Thursday, 9 November 2017
SHOULD ANIMALS HAVE A RIGHT TO PRIVACY?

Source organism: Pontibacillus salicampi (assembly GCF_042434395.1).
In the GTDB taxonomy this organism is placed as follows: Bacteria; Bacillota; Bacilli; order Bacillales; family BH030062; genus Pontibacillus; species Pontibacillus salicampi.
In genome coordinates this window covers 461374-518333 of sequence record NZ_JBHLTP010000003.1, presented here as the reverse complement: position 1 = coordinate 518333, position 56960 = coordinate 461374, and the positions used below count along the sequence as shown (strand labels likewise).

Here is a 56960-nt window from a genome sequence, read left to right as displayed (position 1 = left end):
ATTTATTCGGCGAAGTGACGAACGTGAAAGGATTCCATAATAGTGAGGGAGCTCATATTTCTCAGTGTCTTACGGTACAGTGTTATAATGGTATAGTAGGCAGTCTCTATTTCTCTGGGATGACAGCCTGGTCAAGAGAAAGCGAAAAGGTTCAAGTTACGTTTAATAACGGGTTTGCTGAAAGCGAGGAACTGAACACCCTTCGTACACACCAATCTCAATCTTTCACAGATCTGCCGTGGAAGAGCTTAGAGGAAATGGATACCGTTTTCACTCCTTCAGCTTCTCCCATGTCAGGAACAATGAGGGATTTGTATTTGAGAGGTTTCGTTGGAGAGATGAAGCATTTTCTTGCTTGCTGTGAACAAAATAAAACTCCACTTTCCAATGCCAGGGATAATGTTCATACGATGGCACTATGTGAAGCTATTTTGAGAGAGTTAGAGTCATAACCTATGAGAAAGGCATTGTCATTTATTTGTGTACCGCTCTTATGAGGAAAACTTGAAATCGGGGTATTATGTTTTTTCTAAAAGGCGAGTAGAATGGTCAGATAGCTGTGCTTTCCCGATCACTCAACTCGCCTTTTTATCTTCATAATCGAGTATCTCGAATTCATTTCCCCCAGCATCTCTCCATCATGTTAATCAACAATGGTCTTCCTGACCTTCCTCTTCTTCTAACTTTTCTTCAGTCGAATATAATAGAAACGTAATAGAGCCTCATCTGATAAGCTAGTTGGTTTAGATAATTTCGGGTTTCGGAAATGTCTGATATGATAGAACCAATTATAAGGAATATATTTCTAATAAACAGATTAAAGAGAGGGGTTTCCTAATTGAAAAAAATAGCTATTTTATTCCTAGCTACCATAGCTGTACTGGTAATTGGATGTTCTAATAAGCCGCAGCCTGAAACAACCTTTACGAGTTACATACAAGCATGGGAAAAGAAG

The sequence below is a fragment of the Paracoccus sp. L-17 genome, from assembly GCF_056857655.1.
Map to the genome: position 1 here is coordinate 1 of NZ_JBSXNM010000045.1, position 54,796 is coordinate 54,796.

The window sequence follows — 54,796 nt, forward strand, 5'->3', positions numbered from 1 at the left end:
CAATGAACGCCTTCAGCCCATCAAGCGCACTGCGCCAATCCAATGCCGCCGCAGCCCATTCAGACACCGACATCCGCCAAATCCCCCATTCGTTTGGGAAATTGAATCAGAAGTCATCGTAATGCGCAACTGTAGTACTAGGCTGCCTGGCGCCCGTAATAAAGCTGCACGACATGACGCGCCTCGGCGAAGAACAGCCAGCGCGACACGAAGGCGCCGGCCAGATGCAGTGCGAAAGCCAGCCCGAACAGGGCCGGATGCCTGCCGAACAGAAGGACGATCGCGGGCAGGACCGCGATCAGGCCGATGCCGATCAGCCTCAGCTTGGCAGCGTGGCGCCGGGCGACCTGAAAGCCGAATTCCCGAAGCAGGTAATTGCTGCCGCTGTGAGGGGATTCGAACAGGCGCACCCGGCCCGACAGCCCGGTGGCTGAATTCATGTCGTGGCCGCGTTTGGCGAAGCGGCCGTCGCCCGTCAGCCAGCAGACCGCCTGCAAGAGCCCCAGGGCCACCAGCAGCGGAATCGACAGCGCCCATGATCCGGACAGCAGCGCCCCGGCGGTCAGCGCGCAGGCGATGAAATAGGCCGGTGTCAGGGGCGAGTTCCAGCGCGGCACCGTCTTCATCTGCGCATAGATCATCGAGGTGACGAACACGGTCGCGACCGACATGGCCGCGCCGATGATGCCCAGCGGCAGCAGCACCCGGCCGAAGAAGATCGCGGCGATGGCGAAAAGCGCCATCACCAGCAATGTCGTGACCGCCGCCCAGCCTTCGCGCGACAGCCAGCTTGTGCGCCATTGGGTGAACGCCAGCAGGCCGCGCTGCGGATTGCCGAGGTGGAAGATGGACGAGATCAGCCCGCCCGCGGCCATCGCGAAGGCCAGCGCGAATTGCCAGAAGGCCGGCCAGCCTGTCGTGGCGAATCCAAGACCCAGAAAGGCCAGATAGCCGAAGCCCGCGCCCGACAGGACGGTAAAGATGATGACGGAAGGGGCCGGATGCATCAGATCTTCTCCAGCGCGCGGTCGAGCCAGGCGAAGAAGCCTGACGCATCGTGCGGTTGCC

NDON KEIM BACKCHANNEL 01.25.1612:00 AM Should Animals Have a Right to Privacy? | Backchannel https://www.wired.com/2016/01/should-animals-have-a-right-to-privacy/?mbid=social_twitter_onsiteshare via @backchnnl A radio-collared female wolf from Oregon’s Minam pack.OREGON DEPARTMENT OF FISH AND WILDLIFE Last August a male bottlenose dolphin swam into a tributary of New Jersey’s Raritan river. It was an unusual place for him to be. Bottlenose dolphins are saltwater creatures; they generally avoid rivers unless they’re old and sick, as was this dolphin. After trying unsuccessfully to guide him back to sea, wildlife rescuers decided that saving the dolphin was impossible. Rather than prolonging his misery they euthanized him. There the sad tale might have ended but for a journalist curious about why the dolphin died. She filed a public-records information request for the autopsy results. New Jersey’s Department of Agriculture declined to share them, citing the dolphin’s right to medical privacy. This was deeply weird. While a great many people consider animals to be persons — not the same as us, necessarily, but obviously thinking and feeling beings — no governmental institution has ever formally recognized personhood outside Homo sapiens. Sign up to get Backchannel's weekly newsletter. In legal terms, personhood means an ability to possess rights. Courts in the United States have so far rejected every such claim, including high-profile lawsuits filed in neighboring New York state by the Nonhuman Rights Project, which argued that four chimps held in miserable conditions have a right to live somewhere decent. Even that bare-minimum ask was too great, yet here the state of New Jersey seemed to affirm dolphins as people. Some observers wondered if it might set a precedent. The short answer: Almost certainly not. New Jersey did technically treat the dolphin as a person, but apparently they just didn’t think it through. “New Jersey in particular has shown very little interest in pushing its animal legal envelope,” said animal law professor David Cassuto when I asked for his thoughts, and indeed the state quickly said it made a mistake. It’s hard to imagine that loophole surviving a legal challenge; it would be revoked as soon as it hit a judge’s desk. That’s probably for the best. A common rebuttal to giving legal rights to chimps is that animal rights claims would multiply and become impossibly messy. One can certainly imagine how a right to animal medical privacy could get frivolous. It could also be abused: “All the pigs in our factory died of this weird new flu, but the Cheap Bacon Megacorporation CEO feels it’s important to respect their privacy at this difficult time.” That said, the notion that animals ought to have some sort of privacy rights isn’t crazy. In some ways, society is already looking in that direction. Primatologist Catherine Hobaiter, at the University of St. Andrews, notes that human researchers make distinctions between public and private space. People can expect to be observed at a baseball game, but not in our bedrooms. She wonders if it’s possible to extend that consideration to the wild chimps she studies. David Favre, an animal law scholar at Michigan State University, voiced a resonant note when I asked him about these ideas. “I’d want to think of it in the sense of a child,” he said. “Even though they may not have a specific understanding of the idea of privacy, when do we know it’s in their better interest to have privacy to protect them from the big bad world around us?” He mentioned the Detroit Zoo’s installation of private spaces in their chimp habitat. “If you want to take into account their psychological well-being, it could entail the idea of not always having humans look at you.” Of course, chimps are extremely intelligent. It’s perhaps easier to entertain privacy for them, humanity’s closest living relative, than for a salamander or groundhog. What about other animals? Favre thinks it’d be something to take on a species-by-species basis. At the very least, we shouldn’t just assume it’s our Darwin-given privilege to barge into their lives with cameras and data-gathering equipment whenever we feel like it. Which is something to consider, given our extraordinary powers of intrusion into both animal and human lives. Camera traps, GPS collars, landscape-scale acoustic monitoring, wildlife drones: we collect more animal information that ever. Here we should expand privacy beyond its psychological condition — not living under someone else’s intrusive eye — and privacy as protection against the consequences of information-gathering. While non-hunting-related surveillance of animals is usually done for the greater good of populations and species, there’s growing criticism of methods that harm individuals in the process. Witness the outrage over a tracking collar that appeared to choke a polar bear (which may or may not have been the case, but it’s not an unusual occurrence.) In that context, privacy is intertwined with physical protection. Related issues also emerged in the infamous “monkey selfie” lawsuit, decided earlier this month when a federal U.S. court ruled that a monkey who’d used a photographer’s camera didn’t own the resulting snapshots, which went viral. The notion of a monkey being entitled to copyright protection earned some ridicule, yet the underlying tensions have crossed the mind of many wildlife photographers, including myself: Who benefits from my photographs? What am I imposing on the subjects? What’s in it for them? These questions might sound academic, but if photography affects an animal’s fate, they’re not. I stopped putting out camera traps after someone stole a memory card from one I’d installed near a hard-to-find animal trail used by the area’s small mammals. My camera revealed their otherwise hidden route; that knowledge could be used to harm them. These issues are especially relevant now. The ubiquity of digital recording and distribution tools, and the internet-winning delight people take in watching animals, means that ours is a society in which just about everyone produces or consumes animal images. We’re all implicated in the consequences of their production. The creatures depicted are not generic stand-ins. They’re individuals making their way in the world, just like us. How might animal privacy become a legal right rather than a cultural custom? Should it? I don’t know. Those are complicated questions. But I do know that, a few days ago, walking in a park at dusk, I saw two raccoons curled up together on a branch atop an old, hollow tree that was probably their home. By all appearances it was a quiet, intimate moment, perhaps even a private one. I stopped to take photos. Through the lens I saw them looking at me. In retrospect, I wish I’d kept my camera in its bag.